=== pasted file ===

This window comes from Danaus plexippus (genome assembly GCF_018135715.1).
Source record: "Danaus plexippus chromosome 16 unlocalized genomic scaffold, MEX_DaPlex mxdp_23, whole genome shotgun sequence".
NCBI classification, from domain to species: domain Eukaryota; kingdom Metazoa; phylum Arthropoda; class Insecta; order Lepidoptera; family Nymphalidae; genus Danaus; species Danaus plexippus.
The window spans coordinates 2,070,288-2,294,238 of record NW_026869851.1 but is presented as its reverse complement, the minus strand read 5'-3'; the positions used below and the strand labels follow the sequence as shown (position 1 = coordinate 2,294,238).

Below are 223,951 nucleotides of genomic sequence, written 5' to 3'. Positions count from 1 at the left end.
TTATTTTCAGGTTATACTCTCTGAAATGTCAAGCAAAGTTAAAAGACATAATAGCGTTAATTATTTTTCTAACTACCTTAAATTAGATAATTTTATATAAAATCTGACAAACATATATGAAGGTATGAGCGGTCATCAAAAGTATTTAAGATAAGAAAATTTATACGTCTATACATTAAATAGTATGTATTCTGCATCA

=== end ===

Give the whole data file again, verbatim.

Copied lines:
This window comes from Danaus plexippus (genome assembly GCF_018135715.1).
Source record: "Danaus plexippus chromosome 16 unlocalized genomic scaffold, MEX_DaPlex mxdp_23, whole genome shotgun sequence".
NCBI classification, from domain to species: domain Eukaryota; kingdom Metazoa; phylum Arthropoda; class Insecta; order Lepidoptera; family Nymphalidae; genus Danaus; species Danaus plexippus.
The window spans coordinates 2,070,288-2,294,238 of record NW_026869851.1 but is presented as its reverse complement, the minus strand read 5'-3'; the positions used below and the strand labels follow the sequence as shown (position 1 = coordinate 2,294,238).

Below are 223,951 nucleotides of genomic sequence, written 5' to 3'. Positions count from 1 at the left end.
TTATTTTCAGGTTATACTCTCTGAAATGTCAAGCAAAGTTAAAAGACATAATAGCGTTAATTATTTTTCTAACTACCTTAAATTAGATAATTTTATATAAAATCTGACAAACATATATGAAGGTATGAGCGGTCATCAAAAGTATTTAAGATAAGAAAATTTATACGTCTATACATTAAATAGTATGTATTCTGCATCA